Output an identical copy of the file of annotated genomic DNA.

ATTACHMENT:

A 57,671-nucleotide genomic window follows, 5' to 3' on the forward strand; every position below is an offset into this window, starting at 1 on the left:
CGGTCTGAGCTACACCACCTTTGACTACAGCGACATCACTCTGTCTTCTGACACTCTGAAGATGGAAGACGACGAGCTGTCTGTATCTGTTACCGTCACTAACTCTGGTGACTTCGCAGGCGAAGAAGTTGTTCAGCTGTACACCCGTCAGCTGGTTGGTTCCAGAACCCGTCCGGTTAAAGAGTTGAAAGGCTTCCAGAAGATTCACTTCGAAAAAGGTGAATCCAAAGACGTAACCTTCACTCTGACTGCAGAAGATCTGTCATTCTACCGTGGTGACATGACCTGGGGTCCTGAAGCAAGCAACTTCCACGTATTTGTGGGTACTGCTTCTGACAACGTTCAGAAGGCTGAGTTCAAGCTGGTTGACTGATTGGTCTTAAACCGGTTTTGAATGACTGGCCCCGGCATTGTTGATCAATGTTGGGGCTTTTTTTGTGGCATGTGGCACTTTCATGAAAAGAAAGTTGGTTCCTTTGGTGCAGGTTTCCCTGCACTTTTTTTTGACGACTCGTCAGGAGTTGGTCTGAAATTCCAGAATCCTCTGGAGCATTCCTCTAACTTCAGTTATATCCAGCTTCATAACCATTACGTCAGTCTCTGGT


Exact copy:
A 57,671-nucleotide genomic window follows, 5' to 3' on the forward strand; every position below is an offset into this window, starting at 1 on the left:
CGGTCTGAGCTACACCACCTTTGACTACAGCGACATCACTCTGTCTTCTGACACTCTGAAGATGGAAGACGACGAGCTGTCTGTATCTGTTACCGTCACTAACTCTGGTGACTTCGCAGGCGAAGAAGTTGTTCAGCTGTACACCCGTCAGCTGGTTGGTTCCAGAACCCGTCCGGTTAAAGAGTTGAAAGGCTTCCAGAAGATTCACTTCGAAAAAGGTGAATCCAAAGACGTAACCTTCACTCTGACTGCAGAAGATCTGTCATTCTACCGTGGTGACATGACCTGGGGTCCTGAAGCAAGCAACTTCCACGTATTTGTGGGTACTGCTTCTGACAACGTTCAGAAGGCTGAGTTCAAGCTGGTTGACTGATTGGTCTTAAACCGGTTTTGAATGACTGGCCCCGGCATTGTTGATCAATGTTGGGGCTTTTTTTGTGGCATGTGGCACTTTCATGAAAAGAAAGTTGGTTCCTTTGGTGCAGGTTTCCCTGCACTTTTTTTTGACGACTCGTCAGGAGTTGGTCTGAAATTCCAGAATCCTCTGGAGCATTCCTCTAACTTCAGTTATATCCAGCTTCATAACCATTACGTCAGTCTCTGGT